Ancient Roman And US Cultures
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In reading Petronius's "The Satyricon", it is easy to identify the similarities between the Ancient Roman culture and the contemporary culture of the United States. In both cultures, we get a patriarchal society divided into differing social classes, which values education and material wealth. Although many of these cultural traits are not as prevalent in the contemporary United States society as they were in Ancient Roman, however, if one looks the evidence of these traits can still be seen.
As a patriarchal society, the Ancient Roman culture, placed men at the head of the society, this meant the man controlled the family and made all the decisions. This left the women of Ancient Rome with little authority if any. The attitude toward women at the time can be expressed with a quote, from The Satyricon, "women as a sex are real vultures. It is no good doing them a favor; you might as well throw it down a well." This shows just how little the women of Ancient Rome where regarded. In comparison, women of the United States have considerably more rights and privileges. However, men still dominate our culture, holding the majority of the positions that involve power in the United States. Today women do serve as elected officials at the state and local level across the United States, but at the highest levels of power, men still maintain control. In the event, a woman in this country does manage to achieve a dominant position; her role is often tenuous with her male contemporaries not giving her the respect that she has earned.
The United States like the Ancient Romans place a significant emphasis on individuals education. Unlike the United States, the Romans only found it necessary to provide an education to wealthy males of the society. For girls of wealthy families education was limited to basic reading and basic math, being taught just enough to run a household; while a boy of the wealthy, on the other hand, were educated until the age of 18 this was education for the sake of a career rather this was to make better citizens. This is illustrated in the Satyricon, during the dinner with Trimalchio speaks of an education as "being an investment to an individual, and a proper profession never goes dead on you" and also that "any studying one does can only be for their own good." The United States still shares many of the same views on education as the Ancient Romans. Today in the United States, students are all continually reminded of the advantages and benefits that are available to an individual that has an education that goes beyond being a high-school graduate.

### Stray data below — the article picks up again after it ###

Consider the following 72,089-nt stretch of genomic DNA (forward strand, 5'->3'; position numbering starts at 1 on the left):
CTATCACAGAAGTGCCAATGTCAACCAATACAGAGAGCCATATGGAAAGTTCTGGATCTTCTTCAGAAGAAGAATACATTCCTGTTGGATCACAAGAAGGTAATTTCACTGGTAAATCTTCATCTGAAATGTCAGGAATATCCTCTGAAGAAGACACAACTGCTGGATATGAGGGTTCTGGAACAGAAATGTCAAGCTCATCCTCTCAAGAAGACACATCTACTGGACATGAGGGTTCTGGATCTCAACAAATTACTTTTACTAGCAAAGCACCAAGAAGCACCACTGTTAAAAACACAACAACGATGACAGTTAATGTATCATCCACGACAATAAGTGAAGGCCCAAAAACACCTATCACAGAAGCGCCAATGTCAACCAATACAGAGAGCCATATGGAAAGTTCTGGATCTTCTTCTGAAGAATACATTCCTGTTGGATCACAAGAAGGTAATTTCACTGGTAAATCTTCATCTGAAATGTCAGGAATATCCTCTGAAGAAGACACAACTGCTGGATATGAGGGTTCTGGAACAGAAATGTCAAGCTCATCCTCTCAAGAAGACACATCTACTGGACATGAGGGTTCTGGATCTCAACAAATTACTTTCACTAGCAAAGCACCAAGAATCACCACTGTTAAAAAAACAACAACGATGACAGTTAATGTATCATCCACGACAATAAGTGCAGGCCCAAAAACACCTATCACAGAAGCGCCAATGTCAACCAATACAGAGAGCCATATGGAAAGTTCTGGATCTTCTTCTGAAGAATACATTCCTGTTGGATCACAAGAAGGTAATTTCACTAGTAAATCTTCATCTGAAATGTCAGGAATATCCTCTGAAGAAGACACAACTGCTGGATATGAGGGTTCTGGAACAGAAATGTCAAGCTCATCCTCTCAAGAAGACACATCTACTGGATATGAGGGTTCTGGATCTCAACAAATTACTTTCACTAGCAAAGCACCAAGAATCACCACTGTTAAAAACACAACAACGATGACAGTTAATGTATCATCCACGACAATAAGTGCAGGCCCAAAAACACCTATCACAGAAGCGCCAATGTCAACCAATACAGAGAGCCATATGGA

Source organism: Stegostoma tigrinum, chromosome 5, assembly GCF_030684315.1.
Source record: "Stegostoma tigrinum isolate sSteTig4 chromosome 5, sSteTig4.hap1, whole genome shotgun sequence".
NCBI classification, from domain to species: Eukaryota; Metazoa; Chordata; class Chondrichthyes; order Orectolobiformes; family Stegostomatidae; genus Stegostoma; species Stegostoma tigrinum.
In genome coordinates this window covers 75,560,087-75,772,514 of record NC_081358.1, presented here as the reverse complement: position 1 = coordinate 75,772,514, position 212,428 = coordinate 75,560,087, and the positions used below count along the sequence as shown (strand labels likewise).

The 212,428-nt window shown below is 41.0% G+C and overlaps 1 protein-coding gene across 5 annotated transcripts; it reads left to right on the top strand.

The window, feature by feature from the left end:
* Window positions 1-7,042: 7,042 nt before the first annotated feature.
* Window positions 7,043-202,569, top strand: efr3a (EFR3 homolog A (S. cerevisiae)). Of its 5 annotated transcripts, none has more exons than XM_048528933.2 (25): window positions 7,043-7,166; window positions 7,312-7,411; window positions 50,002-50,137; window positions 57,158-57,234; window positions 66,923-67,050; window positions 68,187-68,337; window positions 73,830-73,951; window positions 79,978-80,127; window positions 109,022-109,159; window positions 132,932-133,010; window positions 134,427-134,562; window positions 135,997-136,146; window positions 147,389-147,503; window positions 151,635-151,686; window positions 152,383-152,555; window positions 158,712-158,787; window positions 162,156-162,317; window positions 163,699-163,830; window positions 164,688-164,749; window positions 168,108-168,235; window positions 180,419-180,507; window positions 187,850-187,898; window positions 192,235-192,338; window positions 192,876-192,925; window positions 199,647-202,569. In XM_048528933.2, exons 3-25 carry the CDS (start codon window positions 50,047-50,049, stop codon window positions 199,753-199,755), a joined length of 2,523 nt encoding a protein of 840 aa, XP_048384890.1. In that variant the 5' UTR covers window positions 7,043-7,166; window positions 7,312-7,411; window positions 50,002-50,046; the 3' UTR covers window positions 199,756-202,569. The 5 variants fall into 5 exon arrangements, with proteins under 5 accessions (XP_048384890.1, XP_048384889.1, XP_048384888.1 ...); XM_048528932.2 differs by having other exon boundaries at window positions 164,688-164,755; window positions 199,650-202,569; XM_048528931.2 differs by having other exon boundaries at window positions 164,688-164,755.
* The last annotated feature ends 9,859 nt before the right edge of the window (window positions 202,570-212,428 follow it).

Like many people in our present day culture here in the United States, the materialistic attitude of the Ancient Romans was a pivotal part of their cultural. This materialism was exhibited by many of the Ancient Romans; they appeared to value monetary wealth a great deal and thrived on showing off the various material things that their assets could buy for them. Again an example of this can be found in the Satyricon as the main character Trimalchio, after rising from slave to wealthy freedman, throws a dinner party to show off for his friends. Trimalchio is constantly flaunting his wealth and bragging to his dinner guests about his riches. At the party, we also find examples of materialism amongst the women of Ancient Rome where Trimalchio's wife, Fortunata, and the other women of the party play a game of bragging about one another's jewelry. In the present culture of the United States, there are many people who are caught up in these same attitudes. Like Ancient Rome, the pursuit of material wealth has become an extremely common goal of the majority of the people in our country today. People strive for elegant homes, the fancy cars, and the name brand clothing and jewelry ensuring that everyone can see just how rich they are; even if it is paid for with the credit they will never pay off. Like Ancient Rome, it seems that as a society that we place an extremely high importance on those that are wealthy and material things. Society as a whole seems to find the wealthy more attractive and worthier than those who do not have substantial wealth and who are in the lower classes in society.
Although the social class structure in Ancient Roman society was quite different from the class structure of present day United State, with women and slaves having little rights, there are similarities. Like the United State, all an Ancient Roman male needed to advance between the social classes is money. Trimalchio is an excellent example of this. After the death of his master, the slave Trimalchio inherits monies form is master and becomes a wine merchant. This allows Trimalchio not only to gain wealth but also allows him to move from the inferior social status of a slave, to the respected status of a wealthy freeman. Like many people in the contemporary United States, once Trimalchio moves to his new social status, he becomes enamored with his new position in life and forgets, or choosing not to accept, his earlier social status. This can be seen when Trimalchio comments, "I did not put out such good stuff yesterday, though the company was a much better class" showing us how he and Ancient Roman society viewed social class standings. Some of the same attitudes can be seen in the current United States society as people routinely moving up and down in social standing according to their wealth.
In conclusion, like the Ancient Romans the present day United States culture consists of a class based patriarchal society, while males hold the majority of the power, which values education and material wealth. Although, these similarities may not be clearly seen, as a society we if only take the time to look we will see just how much the present day United States and Ancient Rome have in common.
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